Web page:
Budget '09: A view from the West

One big-city mayor likes what he's hearing from Ottawa

Response to today’s federal budget was slow to seep out of Western Canada today, with premiers in Alberta, Saskatchewan and Manitoba still mum on what they thought of Finance Minister Jim Flaherty’s stimulus package. But one big city mayor, Calgary’s Dave Bronconnier, appeared pleasantly surprised with what the budget puts on the table. “There is much to like,” Bronconnier told a radio show this afternoon, part of a media blitz the mayor conducted in the wake of the budget’s release. “What I believe the government was trying to do, which is a short-term stimulus to deal with the creation of jobs. And when you look at it short-term, $4 billion for infrastructure funding, that is directed towards jobs.”

Bronconnier, part of a big-city mayor’s caucus that met with Flaherty and federal Transport Minister John Baird during consultations for the budget, had earlier worried aloud that municipalities would be forced to match federal dollars for infrastructure projects. “Yesterday we were told quietly that it could be a third, a third, a third,” he said. “Today it is up to 50 per cent on a project basis,” meaning municipalities will share the burden of infrastructure dollars with the provinces.

Calgary, which has not been immune to the economic slowdown of late—Alberta lost almost 16,000 jobs in December, according to StatsCan—will particularly benefit from the federal infrastructure influx. “From our perspective here in Calgary, we can take advantage of that because we have a very quickly softening construction market, we’ve got availability of labour and before it moves to other parts of the country, we should take advantage of that,” Bronconnier said. “I think the positive outcome from what Minister Flaherty said today was, we’re going to cut the red tape, we’re going to get money quickly into the communities to deal with quick stimulus, job creation.”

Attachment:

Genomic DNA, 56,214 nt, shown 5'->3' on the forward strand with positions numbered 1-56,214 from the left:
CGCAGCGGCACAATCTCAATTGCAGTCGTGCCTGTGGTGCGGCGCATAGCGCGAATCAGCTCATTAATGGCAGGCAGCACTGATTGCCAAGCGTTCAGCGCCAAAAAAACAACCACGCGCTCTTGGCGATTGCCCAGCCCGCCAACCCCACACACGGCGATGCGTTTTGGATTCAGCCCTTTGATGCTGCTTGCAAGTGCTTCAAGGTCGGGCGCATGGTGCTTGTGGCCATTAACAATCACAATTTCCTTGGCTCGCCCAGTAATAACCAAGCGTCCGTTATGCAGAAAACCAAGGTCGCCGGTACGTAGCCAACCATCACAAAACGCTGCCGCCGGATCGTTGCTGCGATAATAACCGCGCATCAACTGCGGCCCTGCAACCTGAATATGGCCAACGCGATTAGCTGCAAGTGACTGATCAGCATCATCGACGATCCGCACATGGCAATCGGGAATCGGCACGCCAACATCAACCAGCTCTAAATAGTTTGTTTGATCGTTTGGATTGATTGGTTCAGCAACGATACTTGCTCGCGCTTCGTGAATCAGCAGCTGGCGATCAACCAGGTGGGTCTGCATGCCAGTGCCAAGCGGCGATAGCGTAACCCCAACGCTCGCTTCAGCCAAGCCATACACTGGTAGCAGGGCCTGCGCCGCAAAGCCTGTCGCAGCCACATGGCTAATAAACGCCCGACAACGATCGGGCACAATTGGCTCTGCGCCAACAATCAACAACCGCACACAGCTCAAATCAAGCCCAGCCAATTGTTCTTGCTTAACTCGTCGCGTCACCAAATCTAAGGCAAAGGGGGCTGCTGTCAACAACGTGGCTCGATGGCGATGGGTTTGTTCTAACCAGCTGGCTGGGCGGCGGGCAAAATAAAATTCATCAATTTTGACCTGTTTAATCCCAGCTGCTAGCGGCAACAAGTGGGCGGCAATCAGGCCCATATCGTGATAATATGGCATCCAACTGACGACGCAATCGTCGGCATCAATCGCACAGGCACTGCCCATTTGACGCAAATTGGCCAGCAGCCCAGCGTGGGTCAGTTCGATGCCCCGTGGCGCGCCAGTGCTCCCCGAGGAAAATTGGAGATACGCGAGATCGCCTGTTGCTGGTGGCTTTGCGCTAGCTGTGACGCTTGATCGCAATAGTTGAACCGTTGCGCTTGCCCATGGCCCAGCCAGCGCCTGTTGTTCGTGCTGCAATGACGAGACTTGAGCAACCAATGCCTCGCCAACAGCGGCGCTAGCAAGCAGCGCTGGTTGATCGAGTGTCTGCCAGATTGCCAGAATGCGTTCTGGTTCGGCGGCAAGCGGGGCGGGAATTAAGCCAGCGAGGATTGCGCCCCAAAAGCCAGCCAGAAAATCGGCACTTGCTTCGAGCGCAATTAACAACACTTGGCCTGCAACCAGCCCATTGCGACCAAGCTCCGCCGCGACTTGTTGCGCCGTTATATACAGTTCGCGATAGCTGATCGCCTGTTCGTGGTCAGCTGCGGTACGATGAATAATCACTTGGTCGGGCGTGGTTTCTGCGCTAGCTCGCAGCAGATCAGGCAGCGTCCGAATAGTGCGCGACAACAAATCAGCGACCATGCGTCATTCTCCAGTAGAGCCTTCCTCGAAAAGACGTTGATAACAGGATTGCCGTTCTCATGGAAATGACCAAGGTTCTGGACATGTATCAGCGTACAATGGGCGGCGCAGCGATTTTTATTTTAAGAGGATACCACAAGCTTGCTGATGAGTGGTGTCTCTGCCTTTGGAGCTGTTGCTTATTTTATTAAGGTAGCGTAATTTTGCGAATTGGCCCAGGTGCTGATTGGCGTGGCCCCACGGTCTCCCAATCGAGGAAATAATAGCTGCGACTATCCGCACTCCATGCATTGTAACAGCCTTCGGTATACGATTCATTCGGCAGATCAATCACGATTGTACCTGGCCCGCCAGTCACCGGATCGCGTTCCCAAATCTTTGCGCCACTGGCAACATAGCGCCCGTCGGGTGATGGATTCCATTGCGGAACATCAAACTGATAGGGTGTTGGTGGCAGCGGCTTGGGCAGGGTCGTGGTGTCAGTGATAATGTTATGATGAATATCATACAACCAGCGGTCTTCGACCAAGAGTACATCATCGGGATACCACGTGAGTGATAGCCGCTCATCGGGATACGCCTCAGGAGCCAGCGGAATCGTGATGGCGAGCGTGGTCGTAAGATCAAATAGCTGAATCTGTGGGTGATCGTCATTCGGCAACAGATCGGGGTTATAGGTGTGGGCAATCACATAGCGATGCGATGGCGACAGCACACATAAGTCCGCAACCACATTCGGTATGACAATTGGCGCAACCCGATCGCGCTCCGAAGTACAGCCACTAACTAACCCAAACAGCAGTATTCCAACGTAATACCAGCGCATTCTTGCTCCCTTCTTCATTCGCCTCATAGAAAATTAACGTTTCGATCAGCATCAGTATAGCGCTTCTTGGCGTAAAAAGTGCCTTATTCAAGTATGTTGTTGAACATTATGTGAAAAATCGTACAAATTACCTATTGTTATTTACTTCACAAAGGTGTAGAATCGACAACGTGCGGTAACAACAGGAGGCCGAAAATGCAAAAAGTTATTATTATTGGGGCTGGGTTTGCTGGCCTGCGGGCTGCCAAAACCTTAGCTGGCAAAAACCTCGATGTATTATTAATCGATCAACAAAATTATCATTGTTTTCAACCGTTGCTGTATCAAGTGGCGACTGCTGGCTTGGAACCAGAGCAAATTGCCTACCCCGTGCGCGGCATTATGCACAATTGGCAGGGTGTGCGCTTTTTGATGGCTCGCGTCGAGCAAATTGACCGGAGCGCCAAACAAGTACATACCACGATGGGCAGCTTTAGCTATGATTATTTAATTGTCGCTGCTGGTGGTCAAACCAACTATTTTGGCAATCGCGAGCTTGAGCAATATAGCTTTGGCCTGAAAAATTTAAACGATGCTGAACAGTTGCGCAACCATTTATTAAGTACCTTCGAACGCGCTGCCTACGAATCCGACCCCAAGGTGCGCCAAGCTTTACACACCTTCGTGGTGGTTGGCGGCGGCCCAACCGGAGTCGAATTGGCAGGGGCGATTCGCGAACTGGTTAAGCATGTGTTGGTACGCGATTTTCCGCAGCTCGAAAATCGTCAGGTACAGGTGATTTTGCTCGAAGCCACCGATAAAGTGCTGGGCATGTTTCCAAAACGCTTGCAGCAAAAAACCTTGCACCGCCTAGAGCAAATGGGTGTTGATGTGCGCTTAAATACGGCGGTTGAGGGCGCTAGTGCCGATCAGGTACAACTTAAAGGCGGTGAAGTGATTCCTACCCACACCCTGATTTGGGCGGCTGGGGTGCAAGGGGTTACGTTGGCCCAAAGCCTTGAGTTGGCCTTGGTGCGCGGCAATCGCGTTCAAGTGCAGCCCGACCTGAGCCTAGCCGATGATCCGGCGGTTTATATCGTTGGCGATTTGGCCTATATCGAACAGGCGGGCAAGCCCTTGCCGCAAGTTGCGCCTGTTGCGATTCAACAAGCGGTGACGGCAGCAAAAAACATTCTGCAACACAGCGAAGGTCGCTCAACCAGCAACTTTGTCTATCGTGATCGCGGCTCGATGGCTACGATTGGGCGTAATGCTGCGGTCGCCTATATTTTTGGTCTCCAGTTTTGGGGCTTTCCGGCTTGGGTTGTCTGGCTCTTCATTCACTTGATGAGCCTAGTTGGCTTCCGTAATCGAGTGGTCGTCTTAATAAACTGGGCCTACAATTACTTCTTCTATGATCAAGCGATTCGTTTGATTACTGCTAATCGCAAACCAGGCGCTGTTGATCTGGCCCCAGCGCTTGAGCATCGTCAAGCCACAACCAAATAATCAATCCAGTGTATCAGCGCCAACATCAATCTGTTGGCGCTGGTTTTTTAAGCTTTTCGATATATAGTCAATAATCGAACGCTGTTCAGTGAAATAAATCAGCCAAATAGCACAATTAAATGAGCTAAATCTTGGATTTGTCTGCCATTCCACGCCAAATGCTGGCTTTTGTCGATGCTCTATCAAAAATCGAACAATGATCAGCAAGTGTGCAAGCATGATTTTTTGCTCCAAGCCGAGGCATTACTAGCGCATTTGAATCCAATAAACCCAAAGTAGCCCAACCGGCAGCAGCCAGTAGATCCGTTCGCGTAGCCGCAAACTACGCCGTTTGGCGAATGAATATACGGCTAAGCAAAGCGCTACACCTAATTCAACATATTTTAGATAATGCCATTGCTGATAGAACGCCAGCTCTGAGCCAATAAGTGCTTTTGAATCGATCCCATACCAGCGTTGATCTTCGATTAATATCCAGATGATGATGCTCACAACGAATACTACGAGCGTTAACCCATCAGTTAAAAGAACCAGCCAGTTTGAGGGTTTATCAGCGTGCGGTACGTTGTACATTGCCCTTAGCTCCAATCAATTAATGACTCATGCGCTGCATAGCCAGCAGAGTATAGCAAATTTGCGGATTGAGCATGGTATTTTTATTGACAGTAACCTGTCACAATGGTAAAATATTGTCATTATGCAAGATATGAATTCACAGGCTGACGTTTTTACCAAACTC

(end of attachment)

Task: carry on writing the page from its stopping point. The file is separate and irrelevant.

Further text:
Bronconnier did, however, express disappointment that the feds didn’t earmark money for public safety—of major concern in Calgary after a spike in gang warfare resulted in a handful of homicides this month. “There is nothing,” he said, “identified in terms of the policing programs, additional support toward police, targeted gang enforcement, violent crime area, domestic violence.”